I'm not arguing the legality of it, its fucking stupid to do so because everyone and their mother knows it is what it is.

    My whole point is it isn't going to change anytime soon and we all know it, all we can do is change our business model to accommodate it. I also left off with the fact that the musicians have always been getting dick'd as arrowhead has echo'd a few times already.

    In all honesty I think keith merrows model on his first album was one of the smarter ones in this day and age. He simply released the album for free for all to enjoy, and if you felt like he deserved money for his effort he added a donate button to his site. (and from the looks of his updated rig he made some cash doing so)

    This gave everyone the access they would have gotten to the music anyway through pirating etc but also gave them the option to pay him for it. When people aren't being forced to pay for something the people who are going to give money tend to give more generously or are plain OK with paying money because its not being forced of them.

    Look at the red seas fire release, people immediately went *holy shit this album is absolutely fantastic! They deserve my money! Why isn't there a donate button?.. take my money dammit*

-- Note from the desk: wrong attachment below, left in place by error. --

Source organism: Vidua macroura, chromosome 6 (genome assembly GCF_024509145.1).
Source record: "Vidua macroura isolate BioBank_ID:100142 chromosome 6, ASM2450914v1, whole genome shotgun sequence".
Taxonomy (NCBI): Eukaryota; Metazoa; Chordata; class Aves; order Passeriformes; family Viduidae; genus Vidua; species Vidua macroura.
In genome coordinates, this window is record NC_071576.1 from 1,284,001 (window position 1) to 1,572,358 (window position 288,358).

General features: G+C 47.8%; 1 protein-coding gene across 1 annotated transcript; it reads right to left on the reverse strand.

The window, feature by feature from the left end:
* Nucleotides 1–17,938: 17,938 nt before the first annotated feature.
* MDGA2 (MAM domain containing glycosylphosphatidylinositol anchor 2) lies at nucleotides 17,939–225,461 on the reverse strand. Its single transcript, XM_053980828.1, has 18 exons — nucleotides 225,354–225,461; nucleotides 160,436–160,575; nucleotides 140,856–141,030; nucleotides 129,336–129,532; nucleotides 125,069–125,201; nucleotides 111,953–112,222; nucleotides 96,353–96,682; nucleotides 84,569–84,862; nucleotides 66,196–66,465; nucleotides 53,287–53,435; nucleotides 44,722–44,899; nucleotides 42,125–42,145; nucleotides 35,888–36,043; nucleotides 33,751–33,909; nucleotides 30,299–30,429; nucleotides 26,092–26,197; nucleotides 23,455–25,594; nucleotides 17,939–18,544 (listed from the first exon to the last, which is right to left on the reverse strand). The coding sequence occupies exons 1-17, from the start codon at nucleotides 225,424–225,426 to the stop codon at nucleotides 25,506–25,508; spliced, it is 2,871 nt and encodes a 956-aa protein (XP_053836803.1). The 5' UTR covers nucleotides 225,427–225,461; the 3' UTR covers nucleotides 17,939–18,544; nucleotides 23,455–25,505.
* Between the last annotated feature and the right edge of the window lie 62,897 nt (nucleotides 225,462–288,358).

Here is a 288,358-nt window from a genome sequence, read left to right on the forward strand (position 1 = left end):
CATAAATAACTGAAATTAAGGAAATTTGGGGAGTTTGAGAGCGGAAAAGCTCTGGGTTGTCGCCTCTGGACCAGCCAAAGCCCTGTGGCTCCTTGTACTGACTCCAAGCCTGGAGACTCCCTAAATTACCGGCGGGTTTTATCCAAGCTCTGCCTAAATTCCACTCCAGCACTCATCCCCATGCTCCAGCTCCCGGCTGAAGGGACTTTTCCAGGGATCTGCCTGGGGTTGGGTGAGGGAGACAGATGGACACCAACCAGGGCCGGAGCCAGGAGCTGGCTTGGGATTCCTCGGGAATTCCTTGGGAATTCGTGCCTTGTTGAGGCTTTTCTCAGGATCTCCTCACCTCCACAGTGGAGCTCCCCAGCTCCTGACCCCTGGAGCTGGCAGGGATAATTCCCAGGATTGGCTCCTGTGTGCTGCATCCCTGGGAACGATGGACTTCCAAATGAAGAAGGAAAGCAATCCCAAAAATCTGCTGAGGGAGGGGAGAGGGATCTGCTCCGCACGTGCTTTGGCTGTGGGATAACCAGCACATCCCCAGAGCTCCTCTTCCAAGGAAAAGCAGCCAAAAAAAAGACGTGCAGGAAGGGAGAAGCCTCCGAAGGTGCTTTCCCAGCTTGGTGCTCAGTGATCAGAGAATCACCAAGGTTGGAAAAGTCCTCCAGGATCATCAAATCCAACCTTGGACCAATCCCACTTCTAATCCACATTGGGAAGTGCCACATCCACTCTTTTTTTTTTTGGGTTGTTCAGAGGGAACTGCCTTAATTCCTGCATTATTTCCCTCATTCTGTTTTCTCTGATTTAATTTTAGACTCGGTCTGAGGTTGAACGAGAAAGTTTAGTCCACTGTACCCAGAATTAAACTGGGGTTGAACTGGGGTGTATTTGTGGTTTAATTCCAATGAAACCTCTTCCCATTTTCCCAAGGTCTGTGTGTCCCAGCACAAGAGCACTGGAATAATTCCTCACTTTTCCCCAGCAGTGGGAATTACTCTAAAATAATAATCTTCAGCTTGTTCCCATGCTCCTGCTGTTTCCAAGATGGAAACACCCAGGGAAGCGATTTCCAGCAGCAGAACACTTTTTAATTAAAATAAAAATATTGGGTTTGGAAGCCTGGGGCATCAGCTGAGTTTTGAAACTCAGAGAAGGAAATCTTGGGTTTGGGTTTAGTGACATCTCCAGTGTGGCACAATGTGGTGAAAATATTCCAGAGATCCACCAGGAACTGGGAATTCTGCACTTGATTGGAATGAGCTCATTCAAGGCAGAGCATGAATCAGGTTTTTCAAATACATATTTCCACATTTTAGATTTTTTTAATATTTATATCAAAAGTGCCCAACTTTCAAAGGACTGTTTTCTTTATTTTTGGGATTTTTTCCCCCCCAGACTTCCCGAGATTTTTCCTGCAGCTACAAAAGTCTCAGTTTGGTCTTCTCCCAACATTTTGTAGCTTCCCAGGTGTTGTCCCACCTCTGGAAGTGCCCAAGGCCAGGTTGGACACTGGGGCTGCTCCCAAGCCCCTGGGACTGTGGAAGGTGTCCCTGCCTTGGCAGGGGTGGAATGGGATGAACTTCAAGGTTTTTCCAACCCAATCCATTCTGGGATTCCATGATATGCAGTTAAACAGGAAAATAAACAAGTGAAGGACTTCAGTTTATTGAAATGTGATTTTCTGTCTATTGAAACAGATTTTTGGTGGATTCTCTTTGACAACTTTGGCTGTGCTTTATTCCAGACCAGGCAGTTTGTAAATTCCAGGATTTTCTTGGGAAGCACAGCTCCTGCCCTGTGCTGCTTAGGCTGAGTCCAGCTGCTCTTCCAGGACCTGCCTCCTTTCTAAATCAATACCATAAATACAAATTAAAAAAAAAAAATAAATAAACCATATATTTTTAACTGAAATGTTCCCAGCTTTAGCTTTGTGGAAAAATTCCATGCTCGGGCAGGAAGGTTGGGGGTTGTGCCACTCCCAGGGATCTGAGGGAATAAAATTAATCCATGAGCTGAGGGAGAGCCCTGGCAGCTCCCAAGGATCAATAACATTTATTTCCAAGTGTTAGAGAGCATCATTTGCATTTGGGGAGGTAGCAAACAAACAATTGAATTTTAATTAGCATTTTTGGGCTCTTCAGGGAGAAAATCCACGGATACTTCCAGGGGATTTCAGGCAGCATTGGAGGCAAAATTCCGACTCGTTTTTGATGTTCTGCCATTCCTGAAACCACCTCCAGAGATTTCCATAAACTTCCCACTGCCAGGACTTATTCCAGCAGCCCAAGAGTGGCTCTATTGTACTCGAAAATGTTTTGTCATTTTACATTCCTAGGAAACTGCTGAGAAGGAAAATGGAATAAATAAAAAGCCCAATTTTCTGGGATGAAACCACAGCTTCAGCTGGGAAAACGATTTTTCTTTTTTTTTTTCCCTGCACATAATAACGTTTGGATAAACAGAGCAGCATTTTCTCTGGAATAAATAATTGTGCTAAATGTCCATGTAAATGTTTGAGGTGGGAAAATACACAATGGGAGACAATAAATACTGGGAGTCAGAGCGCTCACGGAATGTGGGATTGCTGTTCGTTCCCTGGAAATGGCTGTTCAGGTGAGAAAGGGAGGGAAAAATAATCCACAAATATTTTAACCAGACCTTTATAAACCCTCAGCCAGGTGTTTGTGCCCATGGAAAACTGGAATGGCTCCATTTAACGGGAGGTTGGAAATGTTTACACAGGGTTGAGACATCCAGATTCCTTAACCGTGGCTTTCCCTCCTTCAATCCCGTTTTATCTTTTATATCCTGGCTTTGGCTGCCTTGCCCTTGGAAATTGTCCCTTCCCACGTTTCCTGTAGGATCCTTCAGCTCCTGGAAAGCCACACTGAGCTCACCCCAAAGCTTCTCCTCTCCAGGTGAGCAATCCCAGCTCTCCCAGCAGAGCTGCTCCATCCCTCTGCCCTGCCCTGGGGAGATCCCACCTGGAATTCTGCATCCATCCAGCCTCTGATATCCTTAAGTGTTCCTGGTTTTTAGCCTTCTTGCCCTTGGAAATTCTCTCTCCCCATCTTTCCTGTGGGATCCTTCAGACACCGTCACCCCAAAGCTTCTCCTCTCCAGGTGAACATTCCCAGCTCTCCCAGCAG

The fact is people need to stop crying over something they cannot change and start figuring out how to work with it.
     
  12. renzoip

    renzoip I Am the Table

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    I did not bother to read Randy's rant, since I can already tell his position on this subject matter from all the posts here.

    But I can say that when you are illegally downloading music, you are taking a copy of a piece of art without the consent of the original artist, which is not cool in my book.


    Analogy: I can lend someone my homework if I choose to do so, but if someone photocopies my homework and takes such copy without my consent, then it's different and we've got a problem, even if I still have the original in my possession.
     
  13. Mordacain

    Mordacain 1-watt brigadier